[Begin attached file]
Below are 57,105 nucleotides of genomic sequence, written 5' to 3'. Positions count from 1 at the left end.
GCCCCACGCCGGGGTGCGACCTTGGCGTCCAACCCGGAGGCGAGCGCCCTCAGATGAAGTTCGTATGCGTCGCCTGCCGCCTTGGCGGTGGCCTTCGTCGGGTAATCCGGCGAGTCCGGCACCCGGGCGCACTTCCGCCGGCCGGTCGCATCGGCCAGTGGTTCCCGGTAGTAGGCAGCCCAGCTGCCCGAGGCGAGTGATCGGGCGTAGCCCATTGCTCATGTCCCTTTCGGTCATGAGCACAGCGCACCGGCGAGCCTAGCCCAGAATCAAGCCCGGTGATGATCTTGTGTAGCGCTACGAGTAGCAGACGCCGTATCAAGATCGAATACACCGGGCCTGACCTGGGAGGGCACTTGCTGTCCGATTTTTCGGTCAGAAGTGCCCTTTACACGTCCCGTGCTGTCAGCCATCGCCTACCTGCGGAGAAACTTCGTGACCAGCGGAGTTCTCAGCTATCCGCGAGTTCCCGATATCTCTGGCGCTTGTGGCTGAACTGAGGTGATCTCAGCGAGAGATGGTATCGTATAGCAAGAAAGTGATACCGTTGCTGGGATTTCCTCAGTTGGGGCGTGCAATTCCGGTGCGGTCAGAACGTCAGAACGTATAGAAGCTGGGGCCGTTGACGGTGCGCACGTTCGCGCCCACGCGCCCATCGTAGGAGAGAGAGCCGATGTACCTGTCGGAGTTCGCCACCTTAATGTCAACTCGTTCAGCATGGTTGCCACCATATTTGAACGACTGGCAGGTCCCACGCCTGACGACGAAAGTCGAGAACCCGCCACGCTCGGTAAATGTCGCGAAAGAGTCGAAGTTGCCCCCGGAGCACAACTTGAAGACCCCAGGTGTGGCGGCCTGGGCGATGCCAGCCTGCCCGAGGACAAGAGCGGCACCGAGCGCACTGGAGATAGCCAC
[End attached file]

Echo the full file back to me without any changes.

Below are 57,105 nucleotides of genomic sequence, written 5' to 3'. Positions count from 1 at the left end.
GCCCCACGCCGGGGTGCGACCTTGGCGTCCAACCCGGAGGCGAGCGCCCTCAGATGAAGTTCGTATGCGTCGCCTGCCGCCTTGGCGGTGGCCTTCGTCGGGTAATCCGGCGAGTCCGGCACCCGGGCGCACTTCCGCCGGCCGGTCGCATCGGCCAGTGGTTCCCGGTAGTAGGCAGCCCAGCTGCCCGAGGCGAGTGATCGGGCGTAGCCCATTGCTCATGTCCCTTTCGGTCATGAGCACAGCGCACCGGCGAGCCTAGCCCAGAATCAAGCCCGGTGATGATCTTGTGTAGCGCTACGAGTAGCAGACGCCGTATCAAGATCGAATACACCGGGCCTGACCTGGGAGGGCACTTGCTGTCCGATTTTTCGGTCAGAAGTGCCCTTTACACGTCCCGTGCTGTCAGCCATCGCCTACCTGCGGAGAAACTTCGTGACCAGCGGAGTTCTCAGCTATCCGCGAGTTCCCGATATCTCTGGCGCTTGTGGCTGAACTGAGGTGATCTCAGCGAGAGATGGTATCGTATAGCAAGAAAGTGATACCGTTGCTGGGATTTCCTCAGTTGGGGCGTGCAATTCCGGTGCGGTCAGAACGTCAGAACGTATAGAAGCTGGGGCCGTTGACGGTGCGCACGTTCGCGCCCACGCGCCCATCGTAGGAGAGAGAGCCGATGTACCTGTCGGAGTTCGCCACCTTAATGTCAACTCGTTCAGCATGGTTGCCACCATATTTGAACGACTGGCAGGTCCCACGCCTGACGACGAAAGTCGAGAACCCGCCACGCTCGGTAAATGTCGCGAAAGAGTCGAAGTTGCCCCCGGAGCACAACTTGAAGACCCCAGGTGTGGCGGCCTGGGCGATGCCAGCCTGCCCGAGGACAAGAGCGGCACCGAGCGCACTGGAGATAGCCAC